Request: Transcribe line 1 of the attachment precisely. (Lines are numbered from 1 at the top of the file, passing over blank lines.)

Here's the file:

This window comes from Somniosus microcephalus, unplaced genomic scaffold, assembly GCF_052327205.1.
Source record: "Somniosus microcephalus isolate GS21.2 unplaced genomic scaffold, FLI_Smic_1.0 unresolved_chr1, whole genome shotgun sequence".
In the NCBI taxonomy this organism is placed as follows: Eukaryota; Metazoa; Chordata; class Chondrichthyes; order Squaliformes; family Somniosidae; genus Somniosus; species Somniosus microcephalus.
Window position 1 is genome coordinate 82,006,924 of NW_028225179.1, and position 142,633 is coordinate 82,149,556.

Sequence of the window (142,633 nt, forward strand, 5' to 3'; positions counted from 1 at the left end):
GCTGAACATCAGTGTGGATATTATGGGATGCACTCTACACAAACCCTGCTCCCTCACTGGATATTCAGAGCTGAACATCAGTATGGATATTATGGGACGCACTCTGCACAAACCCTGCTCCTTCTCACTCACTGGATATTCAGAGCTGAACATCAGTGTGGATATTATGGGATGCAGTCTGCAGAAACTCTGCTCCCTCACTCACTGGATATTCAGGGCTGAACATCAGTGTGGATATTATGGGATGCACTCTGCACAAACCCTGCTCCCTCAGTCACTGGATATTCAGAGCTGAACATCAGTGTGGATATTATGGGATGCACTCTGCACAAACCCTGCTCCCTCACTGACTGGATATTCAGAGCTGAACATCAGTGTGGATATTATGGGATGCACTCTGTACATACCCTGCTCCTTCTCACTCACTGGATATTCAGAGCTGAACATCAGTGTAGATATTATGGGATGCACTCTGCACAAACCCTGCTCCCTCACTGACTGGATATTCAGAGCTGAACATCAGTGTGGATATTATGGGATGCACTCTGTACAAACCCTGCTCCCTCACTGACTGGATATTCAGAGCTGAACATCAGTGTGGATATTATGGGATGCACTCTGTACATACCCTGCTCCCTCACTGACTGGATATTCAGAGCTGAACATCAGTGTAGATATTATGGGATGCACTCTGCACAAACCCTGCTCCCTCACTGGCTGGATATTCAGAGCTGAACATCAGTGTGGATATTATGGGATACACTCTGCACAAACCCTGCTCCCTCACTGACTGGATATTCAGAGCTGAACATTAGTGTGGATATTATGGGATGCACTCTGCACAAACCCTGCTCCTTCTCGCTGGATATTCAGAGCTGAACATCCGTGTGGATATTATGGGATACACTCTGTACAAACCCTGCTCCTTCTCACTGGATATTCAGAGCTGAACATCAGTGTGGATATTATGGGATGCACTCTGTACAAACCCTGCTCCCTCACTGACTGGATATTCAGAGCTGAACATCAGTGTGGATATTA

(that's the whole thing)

This window comes from Somniosus microcephalus, unplaced genomic scaffold, assembly GCF_052327205.1.